Calls for fund­ing to stop an­i­mal cru­elty

Pilbara News - - News - Kelly Bell

■ There were 40 re­ported cases of an­i­mal cru­elty in the Pil­bara in the past year but many more go un­re­ported, ac­cord­ing to the author­i­ties charged with in­ves­ti­gat­ing cru­elty.

RSPCA WA chief ex­ec­u­tive David van Oo­ran, said feed­back from re­gional com­mu­ni­ties and in­spec­tors in­di­cated that a level of an­i­mal cru­elty goes un­re­ported in the North West due to a lack of ed­u­ca­tion, com­pli­ance and en­force­ment pres­ence.

With the clos­est in­spec­tor lo­cated in Ger­ald­ton, he said the or­gan­i­sa­tion was do­ing ev­ery­thing it could to es­tab­lish a per­ma­nent pres­ence in the Pil­bara, but there needed to be more fund­ing.

“With more re­sourc­ing, much more could be done for an­i­mal wel­fare, in­clud­ing more in­spec­tors across WA,” he said.

“RSPCA WA re­ceives mod­est sup­port from the Gov­ern­ment and must self-gen­er­ate more than 90 per cent of the fund­ing re­quired to de­liver its ser­vices.

“The Gov­ern­ment re­ceives an out­stand­ing re­turn on the $500,000 in tax­payer fund­ing.”

Last year, in­spec­tors in­ves­ti­gated more than 6000 an­i­mal cru­elty re­ports across the State.

Pil­bara res­i­dent Dean Lyon has formed the group An­i­mal Wel­fare Western Aus­tralia and started a pe­ti­tion last month, af­ter notic­ing the “huge is­sue with an­i­mal wel­fare” in the North West was go­ing un­re­ported.

In his pe­ti­tion, Mr Lyon is call­ing on Agri­cul­ture and Food Min­is­ter Ken Bas­ton to fund RSPCA WA ad­e­quately so that in­spec­tors can be lo­cated in all re­gional towns.

Mr Lyon ac­cused the Depart­ment of plac­ing un­re­al­is­tic pres­sure on the RSPCA to pro­vide ser­vices for the whole State on min­i­mal State fund­ing.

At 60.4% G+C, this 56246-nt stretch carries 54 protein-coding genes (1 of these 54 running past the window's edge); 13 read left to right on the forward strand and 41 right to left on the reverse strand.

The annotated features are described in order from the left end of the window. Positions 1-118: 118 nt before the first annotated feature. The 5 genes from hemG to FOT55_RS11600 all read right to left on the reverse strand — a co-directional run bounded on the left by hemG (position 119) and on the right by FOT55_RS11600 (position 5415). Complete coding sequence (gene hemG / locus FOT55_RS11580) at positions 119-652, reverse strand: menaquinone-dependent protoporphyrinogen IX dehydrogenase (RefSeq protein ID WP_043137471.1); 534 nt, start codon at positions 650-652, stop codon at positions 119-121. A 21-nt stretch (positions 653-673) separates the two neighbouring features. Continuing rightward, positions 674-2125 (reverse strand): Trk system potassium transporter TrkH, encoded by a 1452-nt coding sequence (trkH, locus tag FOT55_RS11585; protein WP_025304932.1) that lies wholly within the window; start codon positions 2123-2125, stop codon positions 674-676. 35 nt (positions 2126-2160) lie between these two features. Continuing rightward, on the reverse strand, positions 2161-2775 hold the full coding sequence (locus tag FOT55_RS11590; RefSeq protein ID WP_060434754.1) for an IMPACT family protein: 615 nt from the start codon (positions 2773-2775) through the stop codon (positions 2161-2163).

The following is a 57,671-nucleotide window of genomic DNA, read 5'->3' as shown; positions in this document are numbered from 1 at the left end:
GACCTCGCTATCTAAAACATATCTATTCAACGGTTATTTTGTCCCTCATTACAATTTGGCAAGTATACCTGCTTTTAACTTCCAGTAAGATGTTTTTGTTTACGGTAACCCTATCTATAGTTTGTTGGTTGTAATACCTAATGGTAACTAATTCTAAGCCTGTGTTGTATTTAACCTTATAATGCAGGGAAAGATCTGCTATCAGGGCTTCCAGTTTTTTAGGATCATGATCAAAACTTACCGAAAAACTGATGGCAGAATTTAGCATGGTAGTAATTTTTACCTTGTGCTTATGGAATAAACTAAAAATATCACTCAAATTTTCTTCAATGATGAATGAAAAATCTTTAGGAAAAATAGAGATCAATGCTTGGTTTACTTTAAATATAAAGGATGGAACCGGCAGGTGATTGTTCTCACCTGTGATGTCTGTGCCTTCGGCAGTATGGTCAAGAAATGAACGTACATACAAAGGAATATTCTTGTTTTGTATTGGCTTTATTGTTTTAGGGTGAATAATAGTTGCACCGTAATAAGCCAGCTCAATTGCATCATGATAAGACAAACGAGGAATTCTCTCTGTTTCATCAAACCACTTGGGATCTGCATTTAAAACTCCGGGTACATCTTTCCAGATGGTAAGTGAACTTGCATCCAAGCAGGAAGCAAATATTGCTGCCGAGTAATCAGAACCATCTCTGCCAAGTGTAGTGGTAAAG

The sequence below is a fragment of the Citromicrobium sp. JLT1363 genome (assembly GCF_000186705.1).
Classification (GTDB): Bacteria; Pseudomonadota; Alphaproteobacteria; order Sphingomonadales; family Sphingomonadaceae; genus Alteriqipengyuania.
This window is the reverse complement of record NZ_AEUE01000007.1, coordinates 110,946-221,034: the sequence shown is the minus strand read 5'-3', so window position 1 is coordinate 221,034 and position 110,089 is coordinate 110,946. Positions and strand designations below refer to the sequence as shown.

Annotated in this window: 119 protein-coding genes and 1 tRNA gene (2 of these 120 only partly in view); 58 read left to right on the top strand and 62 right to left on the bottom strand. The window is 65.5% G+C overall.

“It is a sign of a de­vel­oped na­tion that we treat our an­i­mals hu­manely,” he said.

“I started the pe­ti­tion as a means of rais­ing public aware­ness to the is­sue, and to demon­strate to our elected of­fi­cials that the public ex­pects them to meet their re­spon­si­bil­ity and not re­ply upon char­i­ties to fundraise to meet Gov­ern­ment re­spon­si­bil­i­ties.”

Mr Lyon said while not-for­profit group Sav­ing An­i­mals from Eu­thana­sia did a fan­tas­tic job at find­ing an­i­mals new homes, they did not have the re­sources or pow­ers to in­ves­ti­gate an­i­mal cru­elty, or tackle the is­sues be­hind the large num­ber of an­i­mals which are dumped.

SAFE Hed­land co-or­di­na­tor Sa­man­tha Wain­wright said it was time peo­ple who were ne­glect­ing and abus­ing an­i­mals were held re­spon­si­ble for their ac­tions.

She said she was tired of in­jured an­i­mals brought to her with no con­se­quences for the own­ers. “An­i­mals are a life­time choice and do not de­serve to be treated with any­thing but re­spect, just like hu­mans,” she said.

“If we had the RSPCA here they would be able to in­ves­ti­gate and fine peo­ple, while build­ing a bet­ter an­i­mal-safe en­vi­ron­ment in Hed­land.”

In re­sponse to the con­cerns, Mr Bas­ton said the Gov­ern­ment funds pro­vided to RSPCA were not tied to a spe­cific lo­ca­tion, and it was a mat­ter for the or­gan­i­sa­tion to de­ter­mine the most ap­pro­pri­ate lo­ca­tion for its staff.

He said all po­lice of­fi­cers in the State also had pow­ers of a gen­eral in­spec­tor.

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